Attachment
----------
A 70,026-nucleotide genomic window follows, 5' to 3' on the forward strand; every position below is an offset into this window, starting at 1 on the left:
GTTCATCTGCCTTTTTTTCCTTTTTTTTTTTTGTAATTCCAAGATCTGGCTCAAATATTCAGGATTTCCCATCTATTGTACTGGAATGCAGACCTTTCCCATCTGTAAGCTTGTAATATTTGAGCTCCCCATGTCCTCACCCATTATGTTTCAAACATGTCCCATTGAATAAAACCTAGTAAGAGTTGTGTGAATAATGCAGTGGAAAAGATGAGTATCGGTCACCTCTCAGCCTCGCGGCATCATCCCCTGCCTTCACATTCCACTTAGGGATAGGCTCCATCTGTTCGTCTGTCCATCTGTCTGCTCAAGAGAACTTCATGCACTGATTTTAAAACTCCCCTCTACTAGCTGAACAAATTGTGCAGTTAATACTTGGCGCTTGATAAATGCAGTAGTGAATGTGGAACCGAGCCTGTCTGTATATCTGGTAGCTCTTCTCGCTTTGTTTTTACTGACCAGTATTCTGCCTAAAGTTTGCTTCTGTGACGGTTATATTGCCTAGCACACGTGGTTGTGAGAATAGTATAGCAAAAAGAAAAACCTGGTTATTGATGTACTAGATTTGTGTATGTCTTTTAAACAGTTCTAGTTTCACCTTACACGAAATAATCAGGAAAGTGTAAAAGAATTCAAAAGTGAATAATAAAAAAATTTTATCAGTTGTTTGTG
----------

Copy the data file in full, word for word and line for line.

A 70,026-nucleotide genomic window follows, 5' to 3' on the forward strand; every position below is an offset into this window, starting at 1 on the left:
GTTCATCTGCCTTTTTTTCCTTTTTTTTTTTTGTAATTCCAAGATCTGGCTCAAATATTCAGGATTTCCCATCTATTGTACTGGAATGCAGACCTTTCCCATCTGTAAGCTTGTAATATTTGAGCTCCCCATGTCCTCACCCATTATGTTTCAAACATGTCCCATTGAATAAAACCTAGTAAGAGTTGTGTGAATAATGCAGTGGAAAAGATGAGTATCGGTCACCTCTCAGCCTCGCGGCATCATCCCCTGCCTTCACATTCCACTTAGGGATAGGCTCCATCTGTTCGTCTGTCCATCTGTCTGCTCAAGAGAACTTCATGCACTGATTTTAAAACTCCCCTCTACTAGCTGAACAAATTGTGCAGTTAATACTTGGCGCTTGATAAATGCAGTAGTGAATGTGGAACCGAGCCTGTCTGTATATCTGGTAGCTCTTCTCGCTTTGTTTTTACTGACCAGTATTCTGCCTAAAGTTTGCTTCTGTGACGGTTATATTGCCTAGCACACGTGGTTGTGAGAATAGTATAGCAAAAAGAAAAACCTGGTTATTGATGTACTAGATTTGTGTATGTCTTTTAAACAGTTCTAGTTTCACCTTACACGAAATAATCAGGAAAGTGTAAAAGAATTCAAAAGTGAATAATAAAAAAATTTTATCAGTTGTTTGTG